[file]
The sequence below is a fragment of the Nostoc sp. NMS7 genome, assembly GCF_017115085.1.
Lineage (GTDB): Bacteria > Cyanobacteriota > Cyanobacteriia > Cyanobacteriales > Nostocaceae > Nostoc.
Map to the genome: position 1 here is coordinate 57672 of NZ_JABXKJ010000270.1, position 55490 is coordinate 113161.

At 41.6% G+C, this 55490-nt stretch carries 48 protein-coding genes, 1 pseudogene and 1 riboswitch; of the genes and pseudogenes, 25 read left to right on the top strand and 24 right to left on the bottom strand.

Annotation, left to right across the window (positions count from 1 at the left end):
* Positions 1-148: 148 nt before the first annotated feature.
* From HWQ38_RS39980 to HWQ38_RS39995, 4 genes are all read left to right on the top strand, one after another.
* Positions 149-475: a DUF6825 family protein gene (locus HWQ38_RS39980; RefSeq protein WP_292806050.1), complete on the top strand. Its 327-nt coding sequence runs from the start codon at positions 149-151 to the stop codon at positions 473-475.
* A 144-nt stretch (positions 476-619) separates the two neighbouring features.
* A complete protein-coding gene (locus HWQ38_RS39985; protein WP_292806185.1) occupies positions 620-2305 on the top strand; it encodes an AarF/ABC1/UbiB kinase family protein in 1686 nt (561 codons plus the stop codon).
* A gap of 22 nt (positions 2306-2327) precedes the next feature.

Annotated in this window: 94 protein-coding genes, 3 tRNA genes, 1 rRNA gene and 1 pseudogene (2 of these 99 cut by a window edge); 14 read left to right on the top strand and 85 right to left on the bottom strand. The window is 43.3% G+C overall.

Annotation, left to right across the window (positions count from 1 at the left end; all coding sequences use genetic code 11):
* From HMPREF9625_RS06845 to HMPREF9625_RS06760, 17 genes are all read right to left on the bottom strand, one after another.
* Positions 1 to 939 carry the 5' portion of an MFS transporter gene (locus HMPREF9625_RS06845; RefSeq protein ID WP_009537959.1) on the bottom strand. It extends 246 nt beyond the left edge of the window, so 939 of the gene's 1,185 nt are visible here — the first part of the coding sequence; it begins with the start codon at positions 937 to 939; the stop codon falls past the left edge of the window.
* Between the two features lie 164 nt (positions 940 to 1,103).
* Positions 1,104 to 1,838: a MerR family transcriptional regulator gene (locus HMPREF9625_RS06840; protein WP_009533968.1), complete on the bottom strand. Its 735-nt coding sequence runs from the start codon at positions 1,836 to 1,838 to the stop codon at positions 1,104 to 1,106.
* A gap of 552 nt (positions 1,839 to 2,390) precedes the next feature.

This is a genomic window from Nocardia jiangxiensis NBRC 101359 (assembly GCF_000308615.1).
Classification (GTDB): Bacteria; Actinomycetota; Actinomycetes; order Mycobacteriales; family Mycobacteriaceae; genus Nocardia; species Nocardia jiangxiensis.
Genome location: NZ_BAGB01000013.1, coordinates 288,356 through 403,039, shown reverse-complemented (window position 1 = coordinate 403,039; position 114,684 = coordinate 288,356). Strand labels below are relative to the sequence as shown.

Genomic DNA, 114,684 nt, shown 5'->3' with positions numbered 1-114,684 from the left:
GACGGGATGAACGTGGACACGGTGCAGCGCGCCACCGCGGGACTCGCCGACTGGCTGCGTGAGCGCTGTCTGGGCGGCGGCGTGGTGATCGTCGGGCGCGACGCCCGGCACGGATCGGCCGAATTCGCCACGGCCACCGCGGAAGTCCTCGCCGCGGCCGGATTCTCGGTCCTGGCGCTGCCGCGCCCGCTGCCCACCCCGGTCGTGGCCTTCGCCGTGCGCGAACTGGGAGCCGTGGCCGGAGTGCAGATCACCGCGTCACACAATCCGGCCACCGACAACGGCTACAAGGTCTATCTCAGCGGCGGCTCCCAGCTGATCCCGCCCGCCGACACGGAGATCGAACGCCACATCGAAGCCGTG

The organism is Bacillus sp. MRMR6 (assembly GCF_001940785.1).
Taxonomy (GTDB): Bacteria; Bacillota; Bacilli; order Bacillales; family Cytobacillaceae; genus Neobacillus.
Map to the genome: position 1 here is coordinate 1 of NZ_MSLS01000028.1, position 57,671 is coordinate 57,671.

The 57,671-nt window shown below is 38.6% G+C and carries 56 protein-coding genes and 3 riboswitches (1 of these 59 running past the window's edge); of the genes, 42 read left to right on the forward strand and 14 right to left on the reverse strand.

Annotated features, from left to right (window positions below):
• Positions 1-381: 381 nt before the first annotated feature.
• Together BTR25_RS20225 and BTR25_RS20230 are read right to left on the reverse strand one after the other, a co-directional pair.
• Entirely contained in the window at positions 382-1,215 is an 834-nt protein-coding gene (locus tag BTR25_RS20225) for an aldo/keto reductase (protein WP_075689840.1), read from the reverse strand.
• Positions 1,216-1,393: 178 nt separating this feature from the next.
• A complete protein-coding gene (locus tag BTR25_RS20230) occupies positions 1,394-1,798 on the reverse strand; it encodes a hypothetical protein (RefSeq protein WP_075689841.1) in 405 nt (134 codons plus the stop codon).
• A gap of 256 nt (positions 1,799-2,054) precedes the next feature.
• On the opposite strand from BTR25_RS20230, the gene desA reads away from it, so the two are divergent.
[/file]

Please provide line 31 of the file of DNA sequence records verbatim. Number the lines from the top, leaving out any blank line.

• Entirely contained in the window at positions 382-1,215 is an 834-nt protein-coding gene (locus tag BTR25_RS20225) for an aldo/keto reductase (protein WP_075689840.1), read from the reverse strand.